From a personal standpoint I did engage a lot in this behaviour before becoming aware of it. In my experience a very low percentage of people are capable of making wholesale core changes, if you find yourself unable tolerate them in your partner, it's best just to move on. I also realized some changes that were expected of me were not going to happen either, as adaptable as I may think I am , I couldn't suddenly become the life of the party overnight or constantly keep someone amused, or even pretend to like watching crappy tv, or spend excessive time with their parents, or never be given alone time.

We either have to accept a certain level of differences, or trust the partner will get professional treatment in some cases, or move on, instead of holding on to false beliefs or hopes. It doesn't necessarily have to imply bad or wrong things, which in turn means neither party is faulty, just incompatible.
 

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No. I think it'd be an extremely rare occurance if that happened. And even then, people have to have a desire to change for themselves, it has to come from the depths of themselves. In my opinion, it is almost unheard of and impossible for that to happen while in a serious relationship.
 

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I have a policy that I only date people as-is, without any expectations for them to ever change (in a positive way). This means I break up with them after a few months :crazy:.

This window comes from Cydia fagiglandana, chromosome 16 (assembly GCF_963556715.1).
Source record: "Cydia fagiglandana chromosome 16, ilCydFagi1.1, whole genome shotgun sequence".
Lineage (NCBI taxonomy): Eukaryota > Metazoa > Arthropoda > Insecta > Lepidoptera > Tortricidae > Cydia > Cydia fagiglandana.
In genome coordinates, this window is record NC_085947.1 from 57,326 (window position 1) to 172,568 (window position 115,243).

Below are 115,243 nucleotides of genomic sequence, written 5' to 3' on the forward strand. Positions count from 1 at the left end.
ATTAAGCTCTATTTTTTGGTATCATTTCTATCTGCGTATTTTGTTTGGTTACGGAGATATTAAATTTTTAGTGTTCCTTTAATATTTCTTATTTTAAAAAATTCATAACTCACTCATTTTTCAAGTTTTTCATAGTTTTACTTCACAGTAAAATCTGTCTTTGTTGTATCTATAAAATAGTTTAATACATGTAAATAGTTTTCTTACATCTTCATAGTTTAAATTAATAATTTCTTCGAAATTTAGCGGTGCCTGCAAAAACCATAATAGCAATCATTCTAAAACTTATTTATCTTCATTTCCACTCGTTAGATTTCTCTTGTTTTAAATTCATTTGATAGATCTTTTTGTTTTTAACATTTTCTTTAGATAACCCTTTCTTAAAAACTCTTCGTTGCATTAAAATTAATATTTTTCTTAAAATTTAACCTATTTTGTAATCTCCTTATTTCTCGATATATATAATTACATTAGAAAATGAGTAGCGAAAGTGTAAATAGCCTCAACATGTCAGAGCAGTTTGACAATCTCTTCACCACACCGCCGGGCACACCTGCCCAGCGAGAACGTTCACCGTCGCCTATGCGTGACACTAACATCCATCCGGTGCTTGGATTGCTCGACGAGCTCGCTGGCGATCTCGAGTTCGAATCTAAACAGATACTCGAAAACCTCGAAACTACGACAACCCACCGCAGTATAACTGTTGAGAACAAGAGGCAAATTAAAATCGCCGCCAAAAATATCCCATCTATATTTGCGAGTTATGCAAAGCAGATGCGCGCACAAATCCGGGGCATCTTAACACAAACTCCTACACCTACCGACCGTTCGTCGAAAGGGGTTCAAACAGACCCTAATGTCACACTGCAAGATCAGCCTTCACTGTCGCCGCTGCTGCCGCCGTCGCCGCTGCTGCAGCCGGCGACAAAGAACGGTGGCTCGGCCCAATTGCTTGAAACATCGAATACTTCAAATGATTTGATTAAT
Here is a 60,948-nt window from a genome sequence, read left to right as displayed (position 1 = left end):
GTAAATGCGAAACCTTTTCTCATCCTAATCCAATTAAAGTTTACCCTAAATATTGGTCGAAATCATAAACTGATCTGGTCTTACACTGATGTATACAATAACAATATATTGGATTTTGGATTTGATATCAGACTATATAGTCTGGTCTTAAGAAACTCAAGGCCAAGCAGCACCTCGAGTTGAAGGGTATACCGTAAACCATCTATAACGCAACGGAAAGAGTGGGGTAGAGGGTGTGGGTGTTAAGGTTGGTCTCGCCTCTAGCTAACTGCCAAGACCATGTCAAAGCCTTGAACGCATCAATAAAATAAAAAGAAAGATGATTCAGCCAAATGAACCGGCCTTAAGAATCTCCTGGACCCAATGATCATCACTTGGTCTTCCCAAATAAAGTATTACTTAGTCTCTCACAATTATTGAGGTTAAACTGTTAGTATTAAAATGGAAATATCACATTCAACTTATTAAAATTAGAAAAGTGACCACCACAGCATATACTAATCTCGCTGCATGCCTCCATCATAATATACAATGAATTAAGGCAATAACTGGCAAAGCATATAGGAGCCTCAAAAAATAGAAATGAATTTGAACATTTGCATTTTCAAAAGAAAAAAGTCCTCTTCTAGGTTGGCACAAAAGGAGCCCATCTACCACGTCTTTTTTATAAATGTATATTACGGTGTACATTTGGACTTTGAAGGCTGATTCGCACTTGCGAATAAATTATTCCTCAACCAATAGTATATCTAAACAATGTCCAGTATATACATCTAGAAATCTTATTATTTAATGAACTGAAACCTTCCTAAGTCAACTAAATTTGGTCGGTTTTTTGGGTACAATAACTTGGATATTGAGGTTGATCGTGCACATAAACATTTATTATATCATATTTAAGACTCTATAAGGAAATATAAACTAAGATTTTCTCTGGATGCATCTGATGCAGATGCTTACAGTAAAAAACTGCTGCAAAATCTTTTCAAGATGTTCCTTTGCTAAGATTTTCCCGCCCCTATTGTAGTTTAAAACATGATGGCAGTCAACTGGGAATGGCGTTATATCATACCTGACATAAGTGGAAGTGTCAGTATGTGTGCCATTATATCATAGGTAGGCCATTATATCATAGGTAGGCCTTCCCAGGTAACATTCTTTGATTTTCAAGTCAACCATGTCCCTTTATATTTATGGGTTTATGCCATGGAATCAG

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Well, I don't know if she's actually changed as a person, but she's definitely changed in the way she acts towards me. As she gets more comfortable with me and less afraid of the relationship, there's fewer criticisms, she pays more attention to me, etc.
 

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I'm married to an ESTJ, so, um.....NO.

I do try to change my reactions and see things from his point of view. I'd be upset if he tried to change me, so I don't try to change him. Except from the standpoint of trying to get him to understand why I do the things I do, and vice versa. I think we can modify our behavior to a point, without really changing who we are, in order to get along better and achieve more harmony in our relationships. (Compromise.)

For instance, I can try to be more direct and not expect him to know how I feel about something without being told. He can be more aware of his tone, which freaks me out when I perceive it to be too harsh. I can understand that he prefers logic and explain to him that I tend to make decisions based on feelings. I can expect him to understand this, but I can't expect him to start making decisions based on feelings because that's what I want him to do, when I'm not going to start operating on logic because that's what he wants me to do.

I want to be accepted the way I am. I can't expect that level of acceptance if I'm not willing to give it in return.

Of course, this is all easier said than done. But it seems to me that trying to understand another person's point of view and working for compromise is almost like a blending of feeling and logic. You're being "feeling" about trying to make them happy and trying to get along, and going about it in a logical way by compromising and not always insisting on geting your own way.